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Comparison of effects of alcaftadine and olopatadine on conjunctival epithelium and eosinophil recruitment in a murine model of allergic conjunctivitis.

Ono SJ, Lane K - Drug Des Devel Ther (2011)

Bottom Line: Olopatadine-treated and alcaftadine-treated animals had similar efficacy profiles and mast cell numbers, suggesting both were effective at ameliorating symptoms of the acute phase.Allergen challenge caused a significant decrease in expression of the junctional protein, ZO-1, and this decrease was prevented by alcaftadine but not by olopatadine.These include an ability to reduce conjunctival eosinophil recruitment, and a protective effect on epithelial tight junction protein expression.

View Article: PubMed Central - PubMed

Affiliation: Emory University School of Medicine and Emory Eye Center, Dobbs Ocular Immunology Laboratories, Atlanta, GA, USA.

ABSTRACT

Background: Antihistamines constitute the first line of therapy for allergic conjunctivitis, and are safe and effective in relieving the signs and symptoms of ocular allergy. Despite this, they are less effective than some other drugs in relieving delayed symptoms of allergic conjunctivitis. Recent evidence suggests that changes in the conjunctival epithelium may underlie aspects of delayed reactions. In this study we compared two antihistamines, olopatadine and alcaftadine, for their ability to modify epithelial cell changes associated with allergic conjunctivitis at time points selected to reflect late-phase reactions.

Methods: Studies employed a modified conjunctival allergen challenge model. Sensitized mice were challenged with topical allergen with or without drug treatments. Treatment groups were assayed for acute-phase (15 minutes) and delayed-phase (24 hours) responses. Groups were scored for allergy symptoms (redness, itch, tearing, and edema) and for conjunctival mast cell numbers. Delayed-phase groups were also examined for eosinophil numbers and for tight junctional protein expression.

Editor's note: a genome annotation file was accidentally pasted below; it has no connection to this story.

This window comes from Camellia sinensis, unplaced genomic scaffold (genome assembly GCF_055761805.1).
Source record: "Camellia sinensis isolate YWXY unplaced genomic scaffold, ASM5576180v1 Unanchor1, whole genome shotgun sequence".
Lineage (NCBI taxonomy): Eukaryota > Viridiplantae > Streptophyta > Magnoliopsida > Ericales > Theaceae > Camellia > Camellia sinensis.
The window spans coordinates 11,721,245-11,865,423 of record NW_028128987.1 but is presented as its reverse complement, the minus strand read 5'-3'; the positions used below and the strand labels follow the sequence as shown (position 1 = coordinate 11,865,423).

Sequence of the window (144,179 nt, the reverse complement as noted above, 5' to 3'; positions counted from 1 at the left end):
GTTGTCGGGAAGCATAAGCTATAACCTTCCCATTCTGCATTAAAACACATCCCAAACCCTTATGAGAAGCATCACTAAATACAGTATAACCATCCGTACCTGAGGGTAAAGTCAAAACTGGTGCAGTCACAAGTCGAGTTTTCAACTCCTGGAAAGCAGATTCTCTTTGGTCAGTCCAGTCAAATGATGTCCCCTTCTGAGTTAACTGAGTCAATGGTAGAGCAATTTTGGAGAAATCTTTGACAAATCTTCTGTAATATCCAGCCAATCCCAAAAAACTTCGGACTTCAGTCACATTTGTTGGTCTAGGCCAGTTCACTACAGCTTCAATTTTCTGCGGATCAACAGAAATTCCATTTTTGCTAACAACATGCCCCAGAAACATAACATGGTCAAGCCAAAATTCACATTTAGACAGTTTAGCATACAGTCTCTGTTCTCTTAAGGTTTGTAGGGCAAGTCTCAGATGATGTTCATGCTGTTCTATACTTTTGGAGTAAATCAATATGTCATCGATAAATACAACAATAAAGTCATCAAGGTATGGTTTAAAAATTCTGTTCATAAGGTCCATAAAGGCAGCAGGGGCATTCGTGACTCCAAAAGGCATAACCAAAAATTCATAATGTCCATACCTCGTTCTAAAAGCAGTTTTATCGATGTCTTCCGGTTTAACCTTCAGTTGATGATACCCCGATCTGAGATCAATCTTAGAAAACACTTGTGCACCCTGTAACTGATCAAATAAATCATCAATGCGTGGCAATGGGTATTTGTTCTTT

Results: Olopatadine-treated and alcaftadine-treated animals had similar efficacy profiles and mast cell numbers, suggesting both were effective at ameliorating symptoms of the acute phase. In contrast, alcaftadine-treated animals had significantly lower conjunctival eosinophil infiltration than either controls or olopatadine-treated animals. Allergen challenge caused a significant decrease in expression of the junctional protein, ZO-1, and this decrease was prevented by alcaftadine but not by olopatadine.

Conclusion: Alcaftadine displays therapeutic properties beyond its antihistamine action. These include an ability to reduce conjunctival eosinophil recruitment, and a protective effect on epithelial tight junction protein expression.

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Related in: MedlinePlus

Acute-phase assessments. Measures of acute response in the modified conjunctival allergen challenge assay. A) Mean values of summated symptom scores for five treatment groups. Symptoms include tearing, lid edema, conjunctival chemosis, and conjunctival redness. All treatment groups are significantly different from untreated (NS/NC, P > 0.001). B) Mast cell counts from three consecutive conjunctival tissue sections observed under a 200× field microscope. No significant differences were observed between groups. Error bars indicate standard error in both (A and B).Abbreviations: NS/NC, no sensitization, no challenge (naïve animals); S/C, sensitized, challenged; vehicle, sensitized, challenged, drug vehicle only; olopatadine, sensitized, challenged, 0.1% topical olopatadine; alcaftadine, sensitized, challenged, 0.025% topical alcaftadine.
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f1-dddt-5-077: Acute-phase assessments. Measures of acute response in the modified conjunctival allergen challenge assay. A) Mean values of summated symptom scores for five treatment groups. Symptoms include tearing, lid edema, conjunctival chemosis, and conjunctival redness. All treatment groups are significantly different from untreated (NS/NC, P > 0.001). B) Mast cell counts from three consecutive conjunctival tissue sections observed under a 200× field microscope. No significant differences were observed between groups. Error bars indicate standard error in both (A and B).Abbreviations: NS/NC, no sensitization, no challenge (naïve animals); S/C, sensitized, challenged; vehicle, sensitized, challenged, drug vehicle only; olopatadine, sensitized, challenged, 0.1% topical olopatadine; alcaftadine, sensitized, challenged, 0.025% topical alcaftadine.

Mentions: Sensitization and challenge induced significant increases in allergic signs and symptoms, including tearing and discharge, lid edema, conjunctival chemosis, and conjunctival redness (P < 0.001, Figure 1A). Although both olopatadine and alcaftadine were numerically superior to the S/C group, neither agent was statistically superior. Mast cell counts showed no significant differences between treatment groups (Figure 1B).